Another condition that is directly linked to protein misfolding is ischaemia both of the heart and the brain.121 A number of studies have shown that ischaemia causes a general activation of the UPR, suggesting that the cardiomyocytes are encountering ER stress under hypoxic conditions,122 a condition which is known to compromise the functional status of the UPS.69 It is not clear whether the induction of the UPR in cardiomyocytes contributes to the disease or plays a protective role. Indeed, inducing ER stress in cardiomyocytes prior to a hypoxic stress can have a protective role and improve survival.123 On the other hand, ER stress can result in activation of an apoptotic programme and this, at least in vitro, seems to contribute to cell death under hypoxic conditions.124 Ischaemic conditions result in accumulation of ubiquitylated and oxidized proteins and activate the UPR consistent with the presence of misfolded proteins and proteotoxic stress.125 Thus, it remains to be seen whether the UPR contributes to, or protects from, the molecular pathophysiology in ischaemia of the heart.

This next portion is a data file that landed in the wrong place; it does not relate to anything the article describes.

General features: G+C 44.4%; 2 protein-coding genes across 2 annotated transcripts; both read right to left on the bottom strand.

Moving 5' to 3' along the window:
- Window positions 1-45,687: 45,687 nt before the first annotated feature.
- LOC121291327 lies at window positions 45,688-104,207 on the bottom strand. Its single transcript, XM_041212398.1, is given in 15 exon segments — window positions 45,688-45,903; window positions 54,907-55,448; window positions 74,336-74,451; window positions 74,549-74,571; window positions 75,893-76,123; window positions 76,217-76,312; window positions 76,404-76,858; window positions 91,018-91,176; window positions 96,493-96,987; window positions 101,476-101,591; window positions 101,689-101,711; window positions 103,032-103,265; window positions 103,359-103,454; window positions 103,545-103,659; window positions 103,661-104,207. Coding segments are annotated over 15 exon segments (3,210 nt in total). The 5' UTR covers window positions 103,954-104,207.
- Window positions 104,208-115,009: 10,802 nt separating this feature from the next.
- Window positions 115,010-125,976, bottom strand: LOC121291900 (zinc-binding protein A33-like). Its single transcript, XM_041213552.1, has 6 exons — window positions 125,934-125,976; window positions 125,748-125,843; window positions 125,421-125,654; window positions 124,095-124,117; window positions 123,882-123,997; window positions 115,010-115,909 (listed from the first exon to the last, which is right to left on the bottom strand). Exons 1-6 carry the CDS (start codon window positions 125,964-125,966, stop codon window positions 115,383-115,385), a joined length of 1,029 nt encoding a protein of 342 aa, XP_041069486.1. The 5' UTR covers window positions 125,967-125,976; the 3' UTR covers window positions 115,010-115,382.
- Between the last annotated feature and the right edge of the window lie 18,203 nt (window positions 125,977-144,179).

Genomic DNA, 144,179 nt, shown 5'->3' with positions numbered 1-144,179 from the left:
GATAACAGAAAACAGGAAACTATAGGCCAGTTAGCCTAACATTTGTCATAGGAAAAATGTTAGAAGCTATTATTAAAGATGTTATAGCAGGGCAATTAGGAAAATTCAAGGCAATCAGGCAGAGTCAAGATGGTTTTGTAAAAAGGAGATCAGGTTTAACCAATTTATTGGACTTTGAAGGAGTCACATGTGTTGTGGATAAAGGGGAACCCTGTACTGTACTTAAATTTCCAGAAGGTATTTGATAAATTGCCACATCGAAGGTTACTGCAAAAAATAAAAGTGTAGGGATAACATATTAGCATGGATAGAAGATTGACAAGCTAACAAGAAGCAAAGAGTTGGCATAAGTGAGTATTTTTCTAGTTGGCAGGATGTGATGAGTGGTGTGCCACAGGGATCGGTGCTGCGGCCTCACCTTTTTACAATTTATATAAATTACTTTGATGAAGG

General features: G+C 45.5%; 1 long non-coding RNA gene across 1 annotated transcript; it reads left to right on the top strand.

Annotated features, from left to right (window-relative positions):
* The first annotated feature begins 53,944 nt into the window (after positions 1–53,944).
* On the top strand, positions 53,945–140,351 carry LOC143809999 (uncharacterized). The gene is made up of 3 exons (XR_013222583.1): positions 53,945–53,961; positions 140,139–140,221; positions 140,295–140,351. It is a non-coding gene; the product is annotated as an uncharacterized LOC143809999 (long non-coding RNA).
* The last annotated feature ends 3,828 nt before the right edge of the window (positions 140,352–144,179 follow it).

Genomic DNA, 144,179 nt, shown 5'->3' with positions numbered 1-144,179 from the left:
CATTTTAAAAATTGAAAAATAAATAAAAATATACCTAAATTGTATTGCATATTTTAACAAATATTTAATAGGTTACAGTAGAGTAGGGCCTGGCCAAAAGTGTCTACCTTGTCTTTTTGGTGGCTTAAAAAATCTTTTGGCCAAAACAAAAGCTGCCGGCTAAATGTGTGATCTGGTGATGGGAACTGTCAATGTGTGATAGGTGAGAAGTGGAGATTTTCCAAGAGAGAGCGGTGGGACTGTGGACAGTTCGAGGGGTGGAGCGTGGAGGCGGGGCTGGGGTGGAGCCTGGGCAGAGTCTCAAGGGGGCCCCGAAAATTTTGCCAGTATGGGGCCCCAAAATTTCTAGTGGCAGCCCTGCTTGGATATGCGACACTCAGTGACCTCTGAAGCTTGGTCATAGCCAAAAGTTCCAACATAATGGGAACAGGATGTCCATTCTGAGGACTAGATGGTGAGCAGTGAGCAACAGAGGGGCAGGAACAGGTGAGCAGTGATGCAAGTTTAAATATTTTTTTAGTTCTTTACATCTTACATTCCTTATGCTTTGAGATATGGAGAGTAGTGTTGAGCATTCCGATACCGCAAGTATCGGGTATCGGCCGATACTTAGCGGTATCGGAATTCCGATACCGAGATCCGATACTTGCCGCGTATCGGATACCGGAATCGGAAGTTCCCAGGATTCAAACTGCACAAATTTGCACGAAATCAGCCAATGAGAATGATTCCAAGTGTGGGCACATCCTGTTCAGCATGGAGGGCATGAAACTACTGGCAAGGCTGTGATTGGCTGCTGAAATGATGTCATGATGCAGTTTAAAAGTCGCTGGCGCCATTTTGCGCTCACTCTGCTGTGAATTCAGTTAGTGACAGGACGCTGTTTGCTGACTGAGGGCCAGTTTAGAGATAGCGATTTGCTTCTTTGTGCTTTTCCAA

The proteasome inhibitor bortezomib (also known as Velcade™) has recently been approved for treatment of multiple myeloma.105 Although it remains unclear why malignant cells display increased sensitivity to proteasome inhibition,89 it appears that in the case of multiple myeloma, major contributing factors are inhibition of NF-κB activation and interference with the UPR.126 Although the side effects of bortezomib are relatively mild, it is noteworthy that congestive heart failure has been reported for several patients.127,128 It has been shown that proteasome inhibition induces ER stress in cardiomyocytes129 and that overexpression of ER chaperones can prevent proteasome inhibitor-induced apoptosis of cardiomyocytes, suggesting that ER stress may be implicated in this phenomenon.129 Moreover, ER stress results in the induction of an apoptotic programme in cardiomyocytes, which has been linked to heart failure.124 It has, however, also been shown that treatment of cardiomyocytes with low doses of proteasome inhibitors can enhance survival of cardiomyocytes under ischaemic conditions.130 This may be mediated through the activation of the heat shock response, which allows the cardiomyocytes to more promptly deal with misfolded proteins during stress conditions.